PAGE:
Louis Braille was just five years old when he lost his sight. He was a clever boy, determined to live like everyone else, and what he wanted more than anything was to be able to read. And so he invented his own alphabet—a whole new system for writing that could be read by touch. A system so ingenious that it is still used by the blind community today.
I recently had a chance to review a book about him, Six Dots - A Story of Young Louis Braille. I enjoyed this book, and so did both of my girls. It was fun, because they read it on their own first and then I asked them about the dots. They were both able to explain a little bit about Louis Braille, how he became blind and how the alphabet was developed. There's even a page with the Braille alphabet, and we explored writing in Braille.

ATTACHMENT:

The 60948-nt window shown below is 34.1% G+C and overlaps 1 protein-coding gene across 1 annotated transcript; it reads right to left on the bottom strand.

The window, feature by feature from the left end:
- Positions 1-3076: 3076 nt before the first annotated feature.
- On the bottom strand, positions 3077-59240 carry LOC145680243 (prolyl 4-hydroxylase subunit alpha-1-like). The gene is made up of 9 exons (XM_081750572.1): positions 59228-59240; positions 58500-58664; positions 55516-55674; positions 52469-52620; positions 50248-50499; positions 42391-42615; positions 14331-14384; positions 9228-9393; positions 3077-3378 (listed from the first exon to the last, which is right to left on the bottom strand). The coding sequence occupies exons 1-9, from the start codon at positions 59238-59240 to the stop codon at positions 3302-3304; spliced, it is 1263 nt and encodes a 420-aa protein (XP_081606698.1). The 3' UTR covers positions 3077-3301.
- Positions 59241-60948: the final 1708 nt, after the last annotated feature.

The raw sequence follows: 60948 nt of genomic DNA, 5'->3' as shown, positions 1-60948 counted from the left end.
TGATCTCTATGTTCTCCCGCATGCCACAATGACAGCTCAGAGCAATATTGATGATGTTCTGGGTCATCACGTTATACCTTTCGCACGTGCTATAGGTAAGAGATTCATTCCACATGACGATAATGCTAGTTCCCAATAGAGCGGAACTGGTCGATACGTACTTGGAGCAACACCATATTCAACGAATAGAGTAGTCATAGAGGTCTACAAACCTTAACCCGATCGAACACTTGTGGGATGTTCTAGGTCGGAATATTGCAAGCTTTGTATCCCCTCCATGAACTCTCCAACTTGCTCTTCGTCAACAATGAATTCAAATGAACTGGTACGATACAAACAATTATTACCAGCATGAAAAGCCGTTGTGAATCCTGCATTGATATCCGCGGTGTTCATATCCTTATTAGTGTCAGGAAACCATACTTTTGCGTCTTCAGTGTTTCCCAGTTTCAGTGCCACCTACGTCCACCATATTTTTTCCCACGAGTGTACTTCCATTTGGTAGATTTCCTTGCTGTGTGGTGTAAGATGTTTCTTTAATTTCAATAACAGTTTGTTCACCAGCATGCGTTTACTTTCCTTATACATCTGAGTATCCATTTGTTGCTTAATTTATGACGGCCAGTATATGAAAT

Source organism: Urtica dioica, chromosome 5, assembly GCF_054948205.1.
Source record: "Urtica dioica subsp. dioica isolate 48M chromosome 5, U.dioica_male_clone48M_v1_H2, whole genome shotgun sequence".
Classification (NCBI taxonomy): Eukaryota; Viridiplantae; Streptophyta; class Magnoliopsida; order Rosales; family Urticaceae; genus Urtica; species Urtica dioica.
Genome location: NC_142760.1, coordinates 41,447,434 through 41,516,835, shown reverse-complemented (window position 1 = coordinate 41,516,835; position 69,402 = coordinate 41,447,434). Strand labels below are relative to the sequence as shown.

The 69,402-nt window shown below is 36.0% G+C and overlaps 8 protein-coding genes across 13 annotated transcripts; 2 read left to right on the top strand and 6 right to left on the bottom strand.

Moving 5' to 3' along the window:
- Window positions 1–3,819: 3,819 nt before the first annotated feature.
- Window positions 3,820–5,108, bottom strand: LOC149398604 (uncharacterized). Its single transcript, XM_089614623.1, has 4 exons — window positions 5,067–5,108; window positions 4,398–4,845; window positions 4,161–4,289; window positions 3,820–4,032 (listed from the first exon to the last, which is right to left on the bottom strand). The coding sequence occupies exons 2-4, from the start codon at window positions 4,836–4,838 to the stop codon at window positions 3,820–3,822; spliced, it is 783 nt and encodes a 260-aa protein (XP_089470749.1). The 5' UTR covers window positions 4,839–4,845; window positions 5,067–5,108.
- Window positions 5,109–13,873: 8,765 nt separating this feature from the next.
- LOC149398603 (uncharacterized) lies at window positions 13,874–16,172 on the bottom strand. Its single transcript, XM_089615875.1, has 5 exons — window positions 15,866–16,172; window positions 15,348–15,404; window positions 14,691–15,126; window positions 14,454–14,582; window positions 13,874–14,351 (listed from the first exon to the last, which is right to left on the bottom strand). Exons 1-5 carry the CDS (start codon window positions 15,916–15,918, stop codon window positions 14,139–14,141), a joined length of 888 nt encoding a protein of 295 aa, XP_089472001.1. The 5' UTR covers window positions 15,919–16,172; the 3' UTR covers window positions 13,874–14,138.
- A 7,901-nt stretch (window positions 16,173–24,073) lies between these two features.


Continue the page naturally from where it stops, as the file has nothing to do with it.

This book is great, not just for explaining about how the Braille system was developed, but also to encourage young minds to develop their own solutions to problems, and to overcome obstacles in their lives.